The annual USDA Cattle inventory report is just around the corner and the Livestock Marketing Information Center is always good about giving us a preview of what the national inventory report should be. According to their pre-report information, we have seen the end of the expansion cycle in beef cattle and dairy cattle too.
The market always dictates the cattle cycle. When production costs become greater than market values, we tend to see changes in the nation’s cow herd. Grass availability and Mother Nature have a great hand in the size of the nation’s cow herd, but economics is the greatest influencer.
Beef heifers for replacement cows is always an indicator of growth. In 2014 the national beef cow herd was at its lowest because of widespread drought. The cow herd was 28.956 million head, the lowest in recorded history. In 2015 the number of replacement heifers placed in the national cow herd grew rapidly. Producers placed roughly 6.1 million heifers in 2016 and 2017. Cattlemen added 6.3 million bred heifers back into the national cow herd in 2018, which brought the cow herd to 31,766 by the end of 2019. Last year, 2019, marked the decline of the rapid growth with 5.9 million heifers going back into the herd. As many of you remember, the bred heifer market was quite a bit softer this last fall.
Between U.S. beef cattlemen and the dairy industry, we grew the total of all cattle and calves from 88 million to almost 93 million head in just five years. U.S. agriculture responds well to the free market and profit signals. Give us $3 calves and you will have plenty of them. No doubt cattle prices went from historic highs to lower, as numbers grew. However, retail prices for beef remained about the same over that time.
What cattle feeders want to know is how big the calf crop is going to be. We went from an annual calf crop of 33.522 million calves in 2014, to 36.221 million head in just five short years. Then we found parity in the cattle business; raising calves for a profit became more difficult. Then we started the liquidation part of the cattle cycle, which we’re currently in.
Then we have cow slaughter. In 2016 we slaughtered 2.54 million head of beef cows and in 2019 we processed almost 3.19 million beef cows. Cull cow slaughter is typically 15 percent of ranch revenue. When the big drought started in 2013-14, cattlemen sent lots of cows to town, a million more than normal. Then we started rebuilding herds with the better genetics. Genetic companies came out with better tools to tell cattlemen more about their genetic goals.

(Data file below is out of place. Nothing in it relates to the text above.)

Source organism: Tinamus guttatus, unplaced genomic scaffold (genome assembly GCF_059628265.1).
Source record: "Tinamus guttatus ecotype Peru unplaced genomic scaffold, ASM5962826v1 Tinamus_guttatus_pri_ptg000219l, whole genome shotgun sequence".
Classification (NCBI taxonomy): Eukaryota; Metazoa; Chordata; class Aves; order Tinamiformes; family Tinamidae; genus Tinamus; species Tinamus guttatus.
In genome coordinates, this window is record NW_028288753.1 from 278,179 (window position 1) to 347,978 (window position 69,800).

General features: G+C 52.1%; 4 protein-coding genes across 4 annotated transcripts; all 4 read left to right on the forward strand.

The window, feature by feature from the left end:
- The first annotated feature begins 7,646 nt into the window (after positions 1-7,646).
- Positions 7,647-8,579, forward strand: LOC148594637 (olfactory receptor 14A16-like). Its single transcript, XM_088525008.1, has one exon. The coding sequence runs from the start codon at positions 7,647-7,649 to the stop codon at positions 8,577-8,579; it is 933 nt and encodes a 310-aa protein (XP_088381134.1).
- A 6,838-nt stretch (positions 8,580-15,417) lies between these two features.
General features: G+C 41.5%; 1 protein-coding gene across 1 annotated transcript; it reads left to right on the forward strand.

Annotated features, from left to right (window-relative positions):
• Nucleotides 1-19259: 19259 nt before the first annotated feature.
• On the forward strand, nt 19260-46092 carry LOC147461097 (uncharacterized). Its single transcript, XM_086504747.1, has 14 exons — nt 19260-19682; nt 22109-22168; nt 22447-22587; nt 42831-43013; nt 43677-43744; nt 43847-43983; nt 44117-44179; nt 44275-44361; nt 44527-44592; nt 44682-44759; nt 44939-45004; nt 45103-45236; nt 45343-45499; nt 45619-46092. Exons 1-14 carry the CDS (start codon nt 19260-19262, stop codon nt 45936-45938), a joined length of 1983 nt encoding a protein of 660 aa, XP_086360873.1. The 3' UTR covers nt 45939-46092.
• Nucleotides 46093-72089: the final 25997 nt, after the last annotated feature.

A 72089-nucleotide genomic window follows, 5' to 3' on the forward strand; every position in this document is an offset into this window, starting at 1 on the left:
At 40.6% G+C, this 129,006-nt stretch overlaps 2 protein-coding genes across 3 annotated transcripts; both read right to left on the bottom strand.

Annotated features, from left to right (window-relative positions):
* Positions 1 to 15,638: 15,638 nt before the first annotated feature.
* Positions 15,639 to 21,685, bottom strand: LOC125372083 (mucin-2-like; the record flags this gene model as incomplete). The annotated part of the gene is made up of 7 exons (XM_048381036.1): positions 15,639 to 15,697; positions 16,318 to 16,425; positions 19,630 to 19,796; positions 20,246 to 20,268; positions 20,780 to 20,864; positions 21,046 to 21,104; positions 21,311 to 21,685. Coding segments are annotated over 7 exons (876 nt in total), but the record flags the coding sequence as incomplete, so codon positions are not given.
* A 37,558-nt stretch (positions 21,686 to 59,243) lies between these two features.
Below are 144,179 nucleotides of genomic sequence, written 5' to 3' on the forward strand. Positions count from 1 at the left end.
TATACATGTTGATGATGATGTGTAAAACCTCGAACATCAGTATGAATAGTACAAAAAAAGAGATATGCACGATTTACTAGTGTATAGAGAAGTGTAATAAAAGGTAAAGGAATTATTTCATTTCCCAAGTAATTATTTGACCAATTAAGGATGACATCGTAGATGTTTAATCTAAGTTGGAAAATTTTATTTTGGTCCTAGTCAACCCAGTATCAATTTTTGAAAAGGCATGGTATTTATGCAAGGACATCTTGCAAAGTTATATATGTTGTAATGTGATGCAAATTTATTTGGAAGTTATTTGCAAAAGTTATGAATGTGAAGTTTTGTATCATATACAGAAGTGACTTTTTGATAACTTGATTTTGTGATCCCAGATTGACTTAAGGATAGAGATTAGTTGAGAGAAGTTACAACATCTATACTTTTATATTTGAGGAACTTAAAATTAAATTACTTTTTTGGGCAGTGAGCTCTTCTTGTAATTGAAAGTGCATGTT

Today we are producing more high-quality beef than ever. In 2010, 55 percent Choice in the national slaughter mix was as good as it got; 4 percent Prime was a homerun. The genetic turnover in just five short years was remarkable. The industry consistently produced 85 percent Choice and 6 percent Prime beef. As a result, we have created greater demand for our product.
Even though cattle numbers are high, I feel there is still great demand for our beef. Many of the trade agreements just accomplished will influence our export traffic. These are all growth signals for the beef industry, as well as all meat protein industries.
The signs to look for would be any major changes in the packing industry or further processors gearing up to fill Chinese supply chains. The packing industry is almost at maximum capacity and if JBS or Tyson start making significant changes, or some of the large feeding companies move away from feeding ractopamine, in a big way, I would expect they are getting ready to fulfill beef orders to China.
The speculation is that China will start with buying cow beef since those carcasses fulfill most of their food safety issues—no implants or ractopamine would have been used on that class of cattle. Changes to fulfill these new, expanded markets will take some time, but I would expect to see shifts to those markets slowly.
I’m excited about the cattle and beef industry going forward. The fake meat guys think they have us nervous, but I wouldn’t think twice about them. I understand that Burger King has already placed the Impossible Burger on the “2 for $6” menu, which says a lot about their sales. Markets speak volumes and the markets for fresh, safe, meat products are good worldwide. — PETE CROW